Health officials continue to track down people who might have been exposed after a detention centre supervisor tested positive on Wednesday and four other employees tested positive on Saturday.
Ms Palaszczuk said on Sunday that 202 tests for the centre’s 500-strong workforce had come back negative, while 111 of 131 detainee tests were negative. The remaining results were still pending, but Ms Palaszczuk said they would be given priority.
Police have been called upon to contact all recently released detention centre inmates so they can also be tested.
Health Minister Steven Miles said Queensland needed to do “a lot more tests” than the 6875 completed in the past 24 hours to clamp down on the detention centre cluster.
An entire new workforce will be brought in to run the detention centre this week.
Youth Justice director-general Bob Gee said no detainees had been diagnosed with COVID-19 and the strict lockdown at the centre had begun to ease.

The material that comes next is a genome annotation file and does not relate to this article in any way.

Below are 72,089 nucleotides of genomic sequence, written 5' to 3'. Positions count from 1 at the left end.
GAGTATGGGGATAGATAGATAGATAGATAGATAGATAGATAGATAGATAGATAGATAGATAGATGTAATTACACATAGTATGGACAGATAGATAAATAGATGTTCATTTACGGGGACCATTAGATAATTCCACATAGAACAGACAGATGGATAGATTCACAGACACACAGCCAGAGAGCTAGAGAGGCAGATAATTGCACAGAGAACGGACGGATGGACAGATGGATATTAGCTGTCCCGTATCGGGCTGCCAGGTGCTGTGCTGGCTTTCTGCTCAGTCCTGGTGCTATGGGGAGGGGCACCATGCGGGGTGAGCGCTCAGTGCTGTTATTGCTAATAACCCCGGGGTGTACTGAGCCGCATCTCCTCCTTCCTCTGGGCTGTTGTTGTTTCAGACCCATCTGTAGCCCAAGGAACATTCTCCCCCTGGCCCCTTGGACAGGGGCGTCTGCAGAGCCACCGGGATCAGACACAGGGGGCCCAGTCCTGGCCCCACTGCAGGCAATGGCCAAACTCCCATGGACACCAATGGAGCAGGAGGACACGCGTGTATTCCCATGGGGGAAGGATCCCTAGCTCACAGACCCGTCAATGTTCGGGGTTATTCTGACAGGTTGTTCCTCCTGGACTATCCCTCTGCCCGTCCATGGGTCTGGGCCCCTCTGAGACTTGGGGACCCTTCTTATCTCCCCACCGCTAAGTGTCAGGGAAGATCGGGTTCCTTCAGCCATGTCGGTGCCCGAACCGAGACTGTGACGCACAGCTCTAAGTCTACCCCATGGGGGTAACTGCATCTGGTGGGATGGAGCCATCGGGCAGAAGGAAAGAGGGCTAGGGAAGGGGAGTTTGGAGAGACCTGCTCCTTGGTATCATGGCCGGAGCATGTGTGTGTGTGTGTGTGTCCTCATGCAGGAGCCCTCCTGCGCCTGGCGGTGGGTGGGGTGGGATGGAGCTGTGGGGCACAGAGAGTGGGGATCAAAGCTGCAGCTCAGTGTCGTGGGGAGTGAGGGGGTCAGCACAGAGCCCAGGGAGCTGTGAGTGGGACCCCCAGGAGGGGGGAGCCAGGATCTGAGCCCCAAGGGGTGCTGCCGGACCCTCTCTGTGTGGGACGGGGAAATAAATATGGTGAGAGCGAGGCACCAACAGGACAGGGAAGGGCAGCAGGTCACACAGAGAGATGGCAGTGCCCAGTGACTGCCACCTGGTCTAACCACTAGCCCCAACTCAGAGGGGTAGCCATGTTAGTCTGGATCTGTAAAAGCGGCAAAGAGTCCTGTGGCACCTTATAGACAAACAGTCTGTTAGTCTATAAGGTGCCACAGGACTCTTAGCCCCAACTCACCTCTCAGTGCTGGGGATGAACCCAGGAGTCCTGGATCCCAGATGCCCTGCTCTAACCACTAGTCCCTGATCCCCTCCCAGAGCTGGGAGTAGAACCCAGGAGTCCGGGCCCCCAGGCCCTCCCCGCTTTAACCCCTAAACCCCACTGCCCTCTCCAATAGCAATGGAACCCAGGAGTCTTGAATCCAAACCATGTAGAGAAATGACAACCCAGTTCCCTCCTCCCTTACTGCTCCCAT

“The young people are moving in and out of their cells in a very structured and targeted way,” he said.
Young people were put into solitary confinement earlier this week while a massive testing effort was undertaken. They have since been allowed out to play table tennis and do other activities.
Ms Palaszczuk said despite only two new cases, the state was “not out of the woods” and “we are taking it day by day”.
“If you are sick, stay at home and get tested. We would like to see more tests being conducted,” she said.
Ms Palaszczuk said the planned community cabinet meeting in Cairns, due to begin on Monday, had been postponed by a week due to the COVID-19 cluster.
New restrictions on gatherings were introduced in Queensland “effective immediately” on Saturday following the outbreak of COVID-19 in Ipswich and on Brisbane’s southside.
In greater Brisbane and some surrounding councils, no more than 10 people can congregate inside a home or outdoors.
Toby Crockford is a breaking news reporter at the Brisbane Times
Lydia Lynch is Queensland political reporter for the Brisbane Times